Insubstantial Reading

Because of the shortness of time, I recently bought an ebook so that I could get it done under deadline.  Although the coronavirus still has book delivery slowed down, things are much improved.  There was a book, however, I absolutely needed to read for my current research that is available only in ebook form.  Sighing, but emboldened by my recent experience, I began reading it electronically.  Shortly after I started my critical faculties kicked in and I began wondering whether the book was fact or fiction.  The author has an internet presence but is seldom addressed by scholars.  I found myself thinking, “if this was a real book, I’d stop right about now and examine my physical copy for clues.”  I’ve done that more than once when it comes to questionable material.  Books, you see, come with built-in indicators of their trustworthiness.

The ebook, however, gives you scant information.  For example, this one has no copyright page.  I may be a publishing geek, but a copyright page is essential for determining what kind of book you’re reading.  Then I would, if this were an actual book, close it and look at the back cover.  There in the upper left I would look for the BISAC (Book Industry Standards and Communications) code.  These are the words that classify the genre and subject of the book for you.  It is often a publishing professional, such as the book’s editor, who assigns the BISAC code, so depending on who the publisher is, you have an accurate description.  This ebook on my Kindle software has no BISAC code.  The publisher itself often tells you something about a volume, but this is a small press without much online information available.

I’m walking you through this because of our current crisis of critical thinking.  With a president unwilling to stick to facts and crying out “fake news” when empirically proven realities don’t match his liking, being able to assess our sources is essential.  Ebooks have eroded the possibilities.  I read esoteric stuff, I admit.  The authors had to have convinced a publisher (and don’t get me started on self-published books!) that their project was viable.  The book in my hands has a number of ways to assess whether it is accurate or not.  The ebook on my lap does not.  I’m working on a longer article on this topic.  Our ability to think critically includes the necessity of assessing the clues as to the nature of our reading material.  Right now I’m reading an ebook stripped of the helpful clues of the print book and fact-checking is limited to Google.  The truth may be out there, but if this were a printed book chances are it would be right in my hands.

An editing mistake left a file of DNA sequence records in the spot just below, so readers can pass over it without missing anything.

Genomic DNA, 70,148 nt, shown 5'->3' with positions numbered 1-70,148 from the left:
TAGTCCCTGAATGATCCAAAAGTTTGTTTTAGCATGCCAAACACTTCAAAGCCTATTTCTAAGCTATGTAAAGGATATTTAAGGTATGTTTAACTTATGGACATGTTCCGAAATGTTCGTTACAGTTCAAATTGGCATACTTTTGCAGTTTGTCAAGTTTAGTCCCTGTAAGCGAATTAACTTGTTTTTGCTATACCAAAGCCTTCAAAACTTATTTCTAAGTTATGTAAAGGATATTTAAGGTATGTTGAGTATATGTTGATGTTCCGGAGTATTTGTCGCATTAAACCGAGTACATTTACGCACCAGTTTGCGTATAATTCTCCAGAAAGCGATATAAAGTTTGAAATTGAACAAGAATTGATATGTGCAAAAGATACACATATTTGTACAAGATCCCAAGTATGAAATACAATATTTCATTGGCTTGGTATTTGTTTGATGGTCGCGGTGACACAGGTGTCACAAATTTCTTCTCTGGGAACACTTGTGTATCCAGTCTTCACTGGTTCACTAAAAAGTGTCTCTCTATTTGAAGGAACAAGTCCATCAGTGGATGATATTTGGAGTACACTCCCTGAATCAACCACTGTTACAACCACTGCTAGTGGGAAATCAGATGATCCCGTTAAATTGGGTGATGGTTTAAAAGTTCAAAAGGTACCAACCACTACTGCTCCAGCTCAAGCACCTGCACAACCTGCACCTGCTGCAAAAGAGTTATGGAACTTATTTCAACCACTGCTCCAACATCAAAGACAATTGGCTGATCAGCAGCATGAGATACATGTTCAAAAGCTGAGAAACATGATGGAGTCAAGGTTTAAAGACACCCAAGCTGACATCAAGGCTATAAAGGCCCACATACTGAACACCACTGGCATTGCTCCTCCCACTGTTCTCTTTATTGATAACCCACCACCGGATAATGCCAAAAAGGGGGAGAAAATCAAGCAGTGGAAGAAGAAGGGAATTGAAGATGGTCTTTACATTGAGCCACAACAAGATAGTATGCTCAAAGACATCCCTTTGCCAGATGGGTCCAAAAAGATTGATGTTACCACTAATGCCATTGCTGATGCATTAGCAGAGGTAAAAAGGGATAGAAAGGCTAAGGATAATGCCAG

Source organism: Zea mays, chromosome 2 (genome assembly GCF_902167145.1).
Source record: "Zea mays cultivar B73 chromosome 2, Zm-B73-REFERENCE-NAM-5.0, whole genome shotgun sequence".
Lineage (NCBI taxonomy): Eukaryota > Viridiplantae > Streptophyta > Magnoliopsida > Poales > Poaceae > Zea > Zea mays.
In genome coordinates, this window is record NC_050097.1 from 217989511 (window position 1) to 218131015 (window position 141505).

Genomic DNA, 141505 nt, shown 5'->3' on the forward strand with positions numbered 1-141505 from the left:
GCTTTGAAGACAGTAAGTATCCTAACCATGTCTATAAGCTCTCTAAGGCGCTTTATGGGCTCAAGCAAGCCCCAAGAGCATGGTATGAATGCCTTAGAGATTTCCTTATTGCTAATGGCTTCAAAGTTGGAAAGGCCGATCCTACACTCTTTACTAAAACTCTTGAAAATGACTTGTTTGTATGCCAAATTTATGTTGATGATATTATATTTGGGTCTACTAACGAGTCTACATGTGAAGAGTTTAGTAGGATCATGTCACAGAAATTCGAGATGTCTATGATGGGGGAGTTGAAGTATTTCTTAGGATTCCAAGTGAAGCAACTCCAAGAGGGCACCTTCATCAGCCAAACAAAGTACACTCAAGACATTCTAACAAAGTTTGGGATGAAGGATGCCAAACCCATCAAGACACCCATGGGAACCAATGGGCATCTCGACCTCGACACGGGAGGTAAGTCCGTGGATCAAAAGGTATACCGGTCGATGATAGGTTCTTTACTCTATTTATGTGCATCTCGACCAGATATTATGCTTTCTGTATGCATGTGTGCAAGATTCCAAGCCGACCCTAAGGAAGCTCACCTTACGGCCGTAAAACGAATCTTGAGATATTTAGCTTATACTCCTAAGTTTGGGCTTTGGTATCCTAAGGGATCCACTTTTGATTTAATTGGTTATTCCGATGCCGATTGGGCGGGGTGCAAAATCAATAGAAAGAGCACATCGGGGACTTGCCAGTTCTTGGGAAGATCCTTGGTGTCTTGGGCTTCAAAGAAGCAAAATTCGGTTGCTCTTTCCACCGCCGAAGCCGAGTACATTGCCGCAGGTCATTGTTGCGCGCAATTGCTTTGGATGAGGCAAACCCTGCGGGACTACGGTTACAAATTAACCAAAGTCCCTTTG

2 thoughts on “Insubstantial Reading

  1. Thanks for your insight regarding books and their veracity. Although I’ve been an ebook fan for quite awhile (limitations of space and failing eyesight…), approaching the subject as a marker of the state of our critical thinking faculties is intriguing. I’m looking forward to your longer article.

    I am in complete agreement that, not only is critical thinking lacking in greater segments of our society, but is actually being looked upon as somewhat elitist….

    So now I’m in the elite…and, apparently, so are you. We could have a ZOOM party! 🙂

    Like

    • Thanks, Jeff. I appreciate your balance here–ebooks do have their place and they have helped a lot of people get back into reading. And they can be a great visual aid, for sure. I do wish they were a little easier to evaluate.

      I’m open to a Zoom party–I’m sure Kay would love to say hello again too!

      Like

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